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Does a public union belong in the most private of workplaces? Thousands of personal care workers in Illinois who tend to elders and people with disabilities at home wouldn’t have it any other way. For years, they’ve relied on the Service Employees International Union (SEIU) to negotiate their contracts. But a radical anti-union movement has gone to the Supreme Court to challenge care providers’ right to organize — putting hard-won labor gains in serious danger.
The case now before the court, Harris v. Quinn, started with a class-action lawsuit filed in 2010 by several care providers in a state Medicaid-financed program for people with disabilities. The plaintiffs argue that their automatic incorporation into a public sector union — with the requirement to pay dues — violates their free speech and free association rights.
The litigation, which lost first in a federal district court and later in the Seventh Circuit Court of Appeals, stems from the political agenda of the anti-union National Right to Work Legal Defense Foundation, whose representatives are arguing on behalf of the plaintiffs. In the past, the group has led campaigns in various states to push “right to work” legislation that undermines the dues obligations unions rely on to finance their operations. This time, it’s attempting through the judiciary system to weaken the collective bargaining authority of public-sector unions.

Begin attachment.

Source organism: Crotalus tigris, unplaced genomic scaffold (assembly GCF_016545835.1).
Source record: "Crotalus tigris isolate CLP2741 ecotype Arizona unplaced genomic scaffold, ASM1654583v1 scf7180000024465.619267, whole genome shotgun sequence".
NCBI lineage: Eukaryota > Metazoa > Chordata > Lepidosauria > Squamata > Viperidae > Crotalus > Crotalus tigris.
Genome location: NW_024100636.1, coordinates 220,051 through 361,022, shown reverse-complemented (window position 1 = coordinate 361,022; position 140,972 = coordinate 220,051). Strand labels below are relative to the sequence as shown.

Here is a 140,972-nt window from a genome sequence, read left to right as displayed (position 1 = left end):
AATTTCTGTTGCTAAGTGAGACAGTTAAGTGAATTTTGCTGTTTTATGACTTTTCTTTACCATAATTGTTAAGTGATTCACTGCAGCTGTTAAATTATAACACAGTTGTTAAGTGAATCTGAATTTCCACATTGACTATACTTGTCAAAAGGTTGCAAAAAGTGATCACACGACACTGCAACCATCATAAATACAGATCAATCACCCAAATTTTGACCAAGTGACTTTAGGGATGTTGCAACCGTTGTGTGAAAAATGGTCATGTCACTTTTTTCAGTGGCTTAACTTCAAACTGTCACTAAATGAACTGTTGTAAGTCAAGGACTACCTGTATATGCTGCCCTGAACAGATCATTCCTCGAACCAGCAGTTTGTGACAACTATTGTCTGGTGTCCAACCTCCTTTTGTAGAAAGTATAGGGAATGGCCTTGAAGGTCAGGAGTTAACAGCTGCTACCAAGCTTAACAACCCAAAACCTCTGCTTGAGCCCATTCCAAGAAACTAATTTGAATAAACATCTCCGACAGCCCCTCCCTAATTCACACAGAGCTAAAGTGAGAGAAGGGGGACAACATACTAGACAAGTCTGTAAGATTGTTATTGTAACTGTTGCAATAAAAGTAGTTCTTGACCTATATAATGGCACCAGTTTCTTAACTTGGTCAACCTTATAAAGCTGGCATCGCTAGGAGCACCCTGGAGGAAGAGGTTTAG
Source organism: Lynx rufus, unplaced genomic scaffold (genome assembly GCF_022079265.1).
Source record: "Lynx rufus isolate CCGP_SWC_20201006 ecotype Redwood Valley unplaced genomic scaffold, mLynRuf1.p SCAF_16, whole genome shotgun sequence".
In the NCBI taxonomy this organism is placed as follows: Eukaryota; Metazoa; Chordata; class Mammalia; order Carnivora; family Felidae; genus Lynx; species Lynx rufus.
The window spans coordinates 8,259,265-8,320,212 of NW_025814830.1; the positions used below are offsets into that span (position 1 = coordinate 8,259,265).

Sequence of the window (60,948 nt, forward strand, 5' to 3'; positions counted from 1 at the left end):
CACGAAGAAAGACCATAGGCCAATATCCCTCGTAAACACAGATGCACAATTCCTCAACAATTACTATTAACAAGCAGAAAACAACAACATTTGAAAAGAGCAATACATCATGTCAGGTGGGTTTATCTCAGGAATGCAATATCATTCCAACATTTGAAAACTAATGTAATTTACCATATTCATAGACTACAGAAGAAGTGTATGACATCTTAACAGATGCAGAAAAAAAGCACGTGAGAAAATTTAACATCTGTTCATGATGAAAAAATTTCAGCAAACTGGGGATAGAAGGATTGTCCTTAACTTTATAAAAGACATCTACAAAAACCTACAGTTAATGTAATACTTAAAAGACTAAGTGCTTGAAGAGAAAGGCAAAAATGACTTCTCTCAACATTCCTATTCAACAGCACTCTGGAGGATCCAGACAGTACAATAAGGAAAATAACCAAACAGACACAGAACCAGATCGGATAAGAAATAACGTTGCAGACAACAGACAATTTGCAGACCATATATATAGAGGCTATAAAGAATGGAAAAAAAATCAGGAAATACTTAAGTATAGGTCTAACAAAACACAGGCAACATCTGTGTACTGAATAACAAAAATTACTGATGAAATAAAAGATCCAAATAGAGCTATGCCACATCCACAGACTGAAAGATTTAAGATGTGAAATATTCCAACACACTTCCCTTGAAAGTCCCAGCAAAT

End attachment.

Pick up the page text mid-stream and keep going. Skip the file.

In 1977, a Supreme Court decision mandated that unions named as the bargaining agent for a group of workers must represent all of them. In turn, those who benefit from unions’ negotiations with employers must pay their “fair share” of the cost in the form of dues. If the Defense Foundation’s challenge succeeds, it could nationally damage this “fair share” precedent, thereby eviscerating unions’ financial resources. And on a statewide level, home care workers would be left with less protection in the workplace and less leverage to negotiate as a group.